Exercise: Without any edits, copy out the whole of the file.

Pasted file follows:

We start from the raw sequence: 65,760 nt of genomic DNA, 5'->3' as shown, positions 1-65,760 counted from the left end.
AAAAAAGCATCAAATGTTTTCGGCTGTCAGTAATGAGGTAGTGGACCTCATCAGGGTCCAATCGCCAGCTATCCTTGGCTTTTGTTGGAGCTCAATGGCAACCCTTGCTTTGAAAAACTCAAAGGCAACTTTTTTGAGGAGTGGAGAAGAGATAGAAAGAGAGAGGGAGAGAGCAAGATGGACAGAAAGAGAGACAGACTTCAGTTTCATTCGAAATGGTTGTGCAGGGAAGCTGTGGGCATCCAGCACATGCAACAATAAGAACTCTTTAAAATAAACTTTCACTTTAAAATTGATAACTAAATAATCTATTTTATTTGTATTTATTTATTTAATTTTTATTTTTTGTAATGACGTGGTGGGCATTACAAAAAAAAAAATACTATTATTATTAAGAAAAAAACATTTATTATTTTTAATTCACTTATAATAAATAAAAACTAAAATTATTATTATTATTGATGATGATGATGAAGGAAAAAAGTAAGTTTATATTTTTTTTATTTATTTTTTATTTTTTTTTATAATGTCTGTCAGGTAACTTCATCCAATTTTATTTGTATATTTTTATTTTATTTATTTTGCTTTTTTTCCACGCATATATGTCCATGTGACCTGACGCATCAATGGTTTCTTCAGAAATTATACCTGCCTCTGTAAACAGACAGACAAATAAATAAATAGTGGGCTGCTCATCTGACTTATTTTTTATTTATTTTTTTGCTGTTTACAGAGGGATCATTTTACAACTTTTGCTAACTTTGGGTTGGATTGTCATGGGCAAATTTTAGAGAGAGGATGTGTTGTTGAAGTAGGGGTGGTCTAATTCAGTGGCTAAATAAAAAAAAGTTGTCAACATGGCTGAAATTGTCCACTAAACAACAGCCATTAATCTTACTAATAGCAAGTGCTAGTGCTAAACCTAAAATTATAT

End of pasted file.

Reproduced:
We start from the raw sequence: 65,760 nt of genomic DNA, 5'->3' as shown, positions 1-65,760 counted from the left end.
AAAAAAGCATCAAATGTTTTCGGCTGTCAGTAATGAGGTAGTGGACCTCATCAGGGTCCAATCGCCAGCTATCCTTGGCTTTTGTTGGAGCTCAATGGCAACCCTTGCTTTGAAAAACTCAAAGGCAACTTTTTTGAGGAGTGGAGAAGAGATAGAAAGAGAGAGGGAGAGAGCAAGATGGACAGAAAGAGAGACAGACTTCAGTTTCATTCGAAATGGTTGTGCAGGGAAGCTGTGGGCATCCAGCACATGCAACAATAAGAACTCTTTAAAATAAACTTTCACTTTAAAATTGATAACTAAATAATCTATTTTATTTGTATTTATTTATTTAATTTTTATTTTTTGTAATGACGTGGTGGGCATTACAAAAAAAAAAATACTATTATTATTAAGAAAAAAACATTTATTATTTTTAATTCACTTATAATAAATAAAAACTAAAATTATTATTATTATTGATGATGATGATGAAGGAAAAAAGTAAGTTTATATTTTTTTTATTTATTTTTTATTTTTTTTTATAATGTCTGTCAGGTAACTTCATCCAATTTTATTTGTATATTTTTATTTTATTTATTTTGCTTTTTTTCCACGCATATATGTCCATGTGACCTGACGCATCAATGGTTTCTTCAGAAATTATACCTGCCTCTGTAAACAGACAGACAAATAAATAAATAGTGGGCTGCTCATCTGACTTATTTTTTATTTATTTTTTTGCTGTTTACAGAGGGATCATTTTACAACTTTTGCTAACTTTGGGTTGGATTGTCATGGGCAAATTTTAGAGAGAGGATGTGTTGTTGAAGTAGGGGTGGTCTAATTCAGTGGCTAAATAAAAAAAAGTTGTCAACATGGCTGAAATTGTCCACTAAACAACAGCCATTAATCTTACTAATAGCAAGTGCTAGTGCTAAACCTAAAATTATAT